We are well aware that the tentacles of the conflict system in the highly strategic but extremely volatile region of the HoA extend to the adjacent Red Sea Basin and the Nile River Basin. The HoA is home to fragile states and dysfunctional regimes. It is a region known for its turbulence, democratic deficit and malgovernance.
The HoA and the Red Sea Basin host the active military or naval presence and geopolitical rivalry of several world powers. The former US preoccupation with the so-called war on terror has given way to an increasing Sino-American competition for bases, ports and access to resources, markets and investment opportunities. There prevails a precarious alignment of forces and a constantly shifting mix of regional and international alliances.
In Eritrea, a brutal regime has brought about economic ruin, political paralysis and societal disintegration, turning the country into an earthly inferno. Ethiopia is facing the pains and pangs of transition. Conflict prevails within and between regional states, fanning inter-ethnic strife and internal displacement. Structural instability looms large, with no clear strategy or national consensus on the way forward.
Beyond Eritrea and Ethiopia, the standoff between Eritrea and Djibouti remains unresolved. Somalia has yet to exercise central authority over its entire national territory. Civil war and internecine killings have badly scarred South Sudan. The popular resistance movement in Sudan is facing serious challenges.
It is against the backdrop of this geopolitical context that we must take stock of the evolution of events on the ground in the HoA over the past year. The rapprochement between Eritrea and Ethiopia has apparently turned into a mirage. Neither the demarcation of the boundary nor the withdrawal of Ethiopian troops from occupied Eritrean territory has taken place. The four border crossings reopened between the two countries with a lot of fanfare have been abruptly closed. The Ethio-Eritrean Joint Declaration of Peace and Friendship and the Tripartite Agreement between Eritrea, Ethiopia and Somalia remain mere ink on paper.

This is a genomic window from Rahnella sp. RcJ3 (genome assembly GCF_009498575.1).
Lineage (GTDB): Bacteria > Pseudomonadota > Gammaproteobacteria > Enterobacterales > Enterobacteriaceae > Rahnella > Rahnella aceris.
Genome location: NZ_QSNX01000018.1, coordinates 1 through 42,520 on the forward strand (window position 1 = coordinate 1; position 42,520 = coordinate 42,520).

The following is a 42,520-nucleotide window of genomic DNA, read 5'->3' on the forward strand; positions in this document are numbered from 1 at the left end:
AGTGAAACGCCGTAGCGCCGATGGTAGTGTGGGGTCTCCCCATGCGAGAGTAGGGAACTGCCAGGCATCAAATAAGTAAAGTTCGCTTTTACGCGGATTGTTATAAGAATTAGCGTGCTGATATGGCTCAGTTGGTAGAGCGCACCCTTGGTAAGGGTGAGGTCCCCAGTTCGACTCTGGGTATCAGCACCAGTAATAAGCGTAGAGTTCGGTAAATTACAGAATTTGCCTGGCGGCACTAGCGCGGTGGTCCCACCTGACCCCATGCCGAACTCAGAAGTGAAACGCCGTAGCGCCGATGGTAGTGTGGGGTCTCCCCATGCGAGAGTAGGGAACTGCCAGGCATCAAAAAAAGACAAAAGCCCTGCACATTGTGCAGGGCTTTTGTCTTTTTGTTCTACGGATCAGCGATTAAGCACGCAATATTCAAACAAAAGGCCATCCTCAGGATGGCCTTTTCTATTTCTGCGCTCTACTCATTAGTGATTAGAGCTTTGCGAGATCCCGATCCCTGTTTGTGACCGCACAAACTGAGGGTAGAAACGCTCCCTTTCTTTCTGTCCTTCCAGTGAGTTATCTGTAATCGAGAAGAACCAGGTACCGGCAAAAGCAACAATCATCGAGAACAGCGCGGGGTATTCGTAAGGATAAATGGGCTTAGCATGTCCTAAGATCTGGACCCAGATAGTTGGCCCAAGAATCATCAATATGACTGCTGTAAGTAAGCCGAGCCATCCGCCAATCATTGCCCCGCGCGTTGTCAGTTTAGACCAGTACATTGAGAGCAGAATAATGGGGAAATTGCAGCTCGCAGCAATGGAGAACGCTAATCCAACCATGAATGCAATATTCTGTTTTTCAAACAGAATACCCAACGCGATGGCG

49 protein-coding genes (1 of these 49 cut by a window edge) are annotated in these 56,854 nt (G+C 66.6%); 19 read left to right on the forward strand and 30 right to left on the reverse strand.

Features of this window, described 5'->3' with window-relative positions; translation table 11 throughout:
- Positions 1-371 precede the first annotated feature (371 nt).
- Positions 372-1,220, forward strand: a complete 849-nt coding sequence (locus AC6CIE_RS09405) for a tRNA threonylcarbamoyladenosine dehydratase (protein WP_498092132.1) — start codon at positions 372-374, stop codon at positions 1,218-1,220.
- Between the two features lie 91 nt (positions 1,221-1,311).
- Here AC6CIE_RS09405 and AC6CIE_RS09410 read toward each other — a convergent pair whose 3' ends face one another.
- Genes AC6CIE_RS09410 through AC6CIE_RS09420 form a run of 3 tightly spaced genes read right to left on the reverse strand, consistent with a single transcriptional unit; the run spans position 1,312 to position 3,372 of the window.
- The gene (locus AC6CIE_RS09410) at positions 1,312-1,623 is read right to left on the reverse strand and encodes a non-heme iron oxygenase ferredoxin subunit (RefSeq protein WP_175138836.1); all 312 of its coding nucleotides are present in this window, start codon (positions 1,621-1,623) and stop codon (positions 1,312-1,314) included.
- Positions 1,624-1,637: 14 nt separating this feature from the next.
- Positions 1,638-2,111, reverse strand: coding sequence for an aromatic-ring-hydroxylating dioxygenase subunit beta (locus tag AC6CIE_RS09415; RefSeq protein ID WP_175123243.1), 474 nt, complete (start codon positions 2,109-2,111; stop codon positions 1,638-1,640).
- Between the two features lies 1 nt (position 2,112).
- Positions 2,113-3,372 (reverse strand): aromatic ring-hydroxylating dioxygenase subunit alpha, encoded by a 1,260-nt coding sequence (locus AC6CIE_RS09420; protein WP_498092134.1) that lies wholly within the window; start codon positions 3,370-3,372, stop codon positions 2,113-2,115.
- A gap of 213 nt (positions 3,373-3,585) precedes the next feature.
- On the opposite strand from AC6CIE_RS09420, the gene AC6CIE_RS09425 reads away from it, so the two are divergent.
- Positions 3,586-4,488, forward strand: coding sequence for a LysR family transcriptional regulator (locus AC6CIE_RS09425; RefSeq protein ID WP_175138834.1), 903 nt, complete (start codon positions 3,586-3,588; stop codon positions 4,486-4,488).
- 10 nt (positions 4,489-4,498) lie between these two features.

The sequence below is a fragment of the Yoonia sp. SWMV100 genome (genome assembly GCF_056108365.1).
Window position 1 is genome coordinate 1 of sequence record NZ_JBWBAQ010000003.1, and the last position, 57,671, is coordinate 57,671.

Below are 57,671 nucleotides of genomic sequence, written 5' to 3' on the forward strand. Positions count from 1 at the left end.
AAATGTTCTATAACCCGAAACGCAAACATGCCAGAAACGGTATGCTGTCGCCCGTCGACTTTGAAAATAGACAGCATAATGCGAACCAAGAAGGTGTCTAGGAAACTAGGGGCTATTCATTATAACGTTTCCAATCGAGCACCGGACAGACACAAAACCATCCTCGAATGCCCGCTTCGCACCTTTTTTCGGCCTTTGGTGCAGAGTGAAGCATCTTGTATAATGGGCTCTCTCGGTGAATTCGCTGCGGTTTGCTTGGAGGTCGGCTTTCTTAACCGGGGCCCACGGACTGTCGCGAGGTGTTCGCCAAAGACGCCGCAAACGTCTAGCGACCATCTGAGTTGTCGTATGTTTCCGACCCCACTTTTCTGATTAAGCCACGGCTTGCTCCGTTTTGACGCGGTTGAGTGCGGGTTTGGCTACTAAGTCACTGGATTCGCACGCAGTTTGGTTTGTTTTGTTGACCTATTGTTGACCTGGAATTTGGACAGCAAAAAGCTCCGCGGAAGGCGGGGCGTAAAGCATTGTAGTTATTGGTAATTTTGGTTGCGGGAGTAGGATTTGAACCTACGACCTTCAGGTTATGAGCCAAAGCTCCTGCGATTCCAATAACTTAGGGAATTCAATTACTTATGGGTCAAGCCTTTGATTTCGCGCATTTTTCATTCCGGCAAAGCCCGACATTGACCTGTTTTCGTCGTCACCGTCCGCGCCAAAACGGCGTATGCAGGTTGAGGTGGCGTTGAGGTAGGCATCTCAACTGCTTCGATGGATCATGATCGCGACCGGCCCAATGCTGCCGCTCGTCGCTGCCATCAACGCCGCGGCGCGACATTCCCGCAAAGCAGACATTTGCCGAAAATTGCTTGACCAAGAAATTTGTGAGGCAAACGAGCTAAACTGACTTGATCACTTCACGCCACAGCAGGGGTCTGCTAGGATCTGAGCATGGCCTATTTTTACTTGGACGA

So, a year on, it seems that we are still on square one. No definitive steps have been taken to address the underlying sources of the conflict or resolve the issue of the boundary between Eritrea and Ethiopia. The status quo demonstrates the unabated volatility of the region as well as the precarious nature of the peace and overall relations between Eritrea and Ethiopia.
Durable peace demands that Ethiopia and Eritrea normalise and institutionalise their interstate relations. Once transparent state to state relations are set, all outstanding issues between the two countries can be resolved peacefully through bilateral consultation, negotiation, mediation, arbitration or adjudication. First and foremost, the boundary issue. In the context of cordial relations, it is possible to envisage a feasible solution. Given the sanctity of colonial borders, the restitution of the historical colonial treaty border, informed by consultations with panels of elders in the borderland populations, would avail a durable solution. As a source of livelihood and identity, land in Eritrea is ancestral. It belongs to the village, irrespective of whether it is privately or communally owned, and each village knows the limits of its land.
To sum up, it is increasingly clear that authoritarian rule in Eritrea is untenable, instability in Ethiopia is dire and peace between Eritrea and Ethiopia is precarious. Durable peace and viable cooperation require a transformed Eritrea and a stabilised Ethiopia, with both states committed to democratic governance and inclusive development. I dare envision the evolution of a new relationship built on common strategic interests and shared values of a future of peace, progress and prosperity for Eritrea, Ethiopia and the region at large.
Thank you for your kind attention.
 Weyn (ወይን),
1997, official organ of the Tigray
People’s Liberation Front (TPLF).